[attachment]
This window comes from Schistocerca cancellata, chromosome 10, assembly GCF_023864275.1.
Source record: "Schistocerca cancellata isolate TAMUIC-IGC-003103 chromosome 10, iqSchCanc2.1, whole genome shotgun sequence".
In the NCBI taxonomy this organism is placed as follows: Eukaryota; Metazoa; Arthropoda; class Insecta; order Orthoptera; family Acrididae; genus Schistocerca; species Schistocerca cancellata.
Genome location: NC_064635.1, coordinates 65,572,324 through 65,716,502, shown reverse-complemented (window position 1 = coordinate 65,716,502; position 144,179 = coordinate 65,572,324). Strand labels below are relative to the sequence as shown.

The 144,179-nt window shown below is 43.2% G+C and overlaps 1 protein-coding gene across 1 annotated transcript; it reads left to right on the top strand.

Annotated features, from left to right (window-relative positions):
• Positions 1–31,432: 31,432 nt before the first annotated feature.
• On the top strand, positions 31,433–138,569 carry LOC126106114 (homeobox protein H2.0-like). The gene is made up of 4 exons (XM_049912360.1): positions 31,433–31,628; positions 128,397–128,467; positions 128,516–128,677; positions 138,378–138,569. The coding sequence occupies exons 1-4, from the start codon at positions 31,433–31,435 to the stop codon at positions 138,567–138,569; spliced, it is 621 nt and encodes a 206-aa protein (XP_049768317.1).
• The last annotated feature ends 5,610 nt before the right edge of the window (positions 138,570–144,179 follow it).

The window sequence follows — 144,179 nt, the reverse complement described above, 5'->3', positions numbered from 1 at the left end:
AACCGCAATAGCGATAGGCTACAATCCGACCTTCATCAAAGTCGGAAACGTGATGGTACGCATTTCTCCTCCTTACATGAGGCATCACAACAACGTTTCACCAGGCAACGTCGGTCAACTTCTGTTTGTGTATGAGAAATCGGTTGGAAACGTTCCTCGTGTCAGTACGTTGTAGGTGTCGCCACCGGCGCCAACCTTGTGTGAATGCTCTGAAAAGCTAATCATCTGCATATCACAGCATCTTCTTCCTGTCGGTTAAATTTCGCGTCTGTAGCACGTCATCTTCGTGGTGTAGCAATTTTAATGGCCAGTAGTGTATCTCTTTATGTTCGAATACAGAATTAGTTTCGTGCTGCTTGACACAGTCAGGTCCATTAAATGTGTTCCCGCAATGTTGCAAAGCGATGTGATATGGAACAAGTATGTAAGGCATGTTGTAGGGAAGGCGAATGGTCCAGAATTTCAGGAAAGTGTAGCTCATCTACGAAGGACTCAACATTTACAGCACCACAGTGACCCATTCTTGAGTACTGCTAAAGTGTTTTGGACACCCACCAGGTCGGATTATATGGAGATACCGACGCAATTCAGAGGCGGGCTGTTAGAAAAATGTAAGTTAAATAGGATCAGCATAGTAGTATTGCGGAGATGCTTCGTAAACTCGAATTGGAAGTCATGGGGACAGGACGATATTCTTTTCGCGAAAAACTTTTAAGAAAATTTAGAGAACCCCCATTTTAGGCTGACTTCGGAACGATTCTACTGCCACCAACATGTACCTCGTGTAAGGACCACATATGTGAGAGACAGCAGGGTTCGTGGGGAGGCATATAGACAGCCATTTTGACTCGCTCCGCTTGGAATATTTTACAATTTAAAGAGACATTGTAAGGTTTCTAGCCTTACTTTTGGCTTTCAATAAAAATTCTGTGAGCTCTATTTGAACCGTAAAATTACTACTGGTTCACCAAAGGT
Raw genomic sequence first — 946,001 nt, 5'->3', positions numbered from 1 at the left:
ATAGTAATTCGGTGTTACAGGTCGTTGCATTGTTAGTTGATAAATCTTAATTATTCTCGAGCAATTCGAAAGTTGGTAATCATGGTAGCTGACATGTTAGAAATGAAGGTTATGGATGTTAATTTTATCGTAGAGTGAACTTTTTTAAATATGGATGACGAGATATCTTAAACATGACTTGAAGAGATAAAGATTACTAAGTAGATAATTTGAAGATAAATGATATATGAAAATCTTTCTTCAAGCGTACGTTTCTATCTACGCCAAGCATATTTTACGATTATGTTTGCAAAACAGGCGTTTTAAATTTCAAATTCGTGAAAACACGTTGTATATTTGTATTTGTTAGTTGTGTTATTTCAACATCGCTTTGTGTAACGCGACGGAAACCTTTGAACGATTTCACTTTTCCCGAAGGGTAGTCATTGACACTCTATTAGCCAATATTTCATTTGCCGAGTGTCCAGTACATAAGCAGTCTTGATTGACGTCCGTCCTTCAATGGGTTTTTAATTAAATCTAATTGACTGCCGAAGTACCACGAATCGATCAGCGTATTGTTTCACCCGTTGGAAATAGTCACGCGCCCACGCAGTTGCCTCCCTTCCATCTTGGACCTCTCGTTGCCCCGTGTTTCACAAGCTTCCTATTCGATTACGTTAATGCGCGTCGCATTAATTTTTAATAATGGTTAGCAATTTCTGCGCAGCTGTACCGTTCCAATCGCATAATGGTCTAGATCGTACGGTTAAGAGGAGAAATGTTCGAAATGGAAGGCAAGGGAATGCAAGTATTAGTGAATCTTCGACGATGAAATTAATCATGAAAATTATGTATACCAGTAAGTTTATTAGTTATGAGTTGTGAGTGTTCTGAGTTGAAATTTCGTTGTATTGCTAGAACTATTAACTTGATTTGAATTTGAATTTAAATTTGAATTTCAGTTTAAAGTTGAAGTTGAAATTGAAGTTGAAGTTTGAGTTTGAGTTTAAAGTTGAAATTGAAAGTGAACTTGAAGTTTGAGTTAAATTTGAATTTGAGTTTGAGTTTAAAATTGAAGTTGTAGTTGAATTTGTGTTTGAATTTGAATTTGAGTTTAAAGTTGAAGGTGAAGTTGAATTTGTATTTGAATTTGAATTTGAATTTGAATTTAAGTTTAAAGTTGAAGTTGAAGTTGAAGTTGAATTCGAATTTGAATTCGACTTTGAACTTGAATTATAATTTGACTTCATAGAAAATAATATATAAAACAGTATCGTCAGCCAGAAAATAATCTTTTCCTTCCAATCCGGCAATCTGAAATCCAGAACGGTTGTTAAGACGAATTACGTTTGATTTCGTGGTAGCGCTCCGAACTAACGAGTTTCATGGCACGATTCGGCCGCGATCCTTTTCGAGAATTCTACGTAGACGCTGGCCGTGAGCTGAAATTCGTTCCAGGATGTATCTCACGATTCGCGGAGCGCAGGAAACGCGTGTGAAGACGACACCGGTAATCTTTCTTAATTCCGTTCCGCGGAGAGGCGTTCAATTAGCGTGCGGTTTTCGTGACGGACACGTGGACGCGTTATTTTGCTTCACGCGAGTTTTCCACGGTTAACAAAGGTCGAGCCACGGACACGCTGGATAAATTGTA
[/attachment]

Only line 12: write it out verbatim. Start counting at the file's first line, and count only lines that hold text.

Raw genomic sequence first — 946,001 nt, 5'->3', positions numbered from 1 at the left: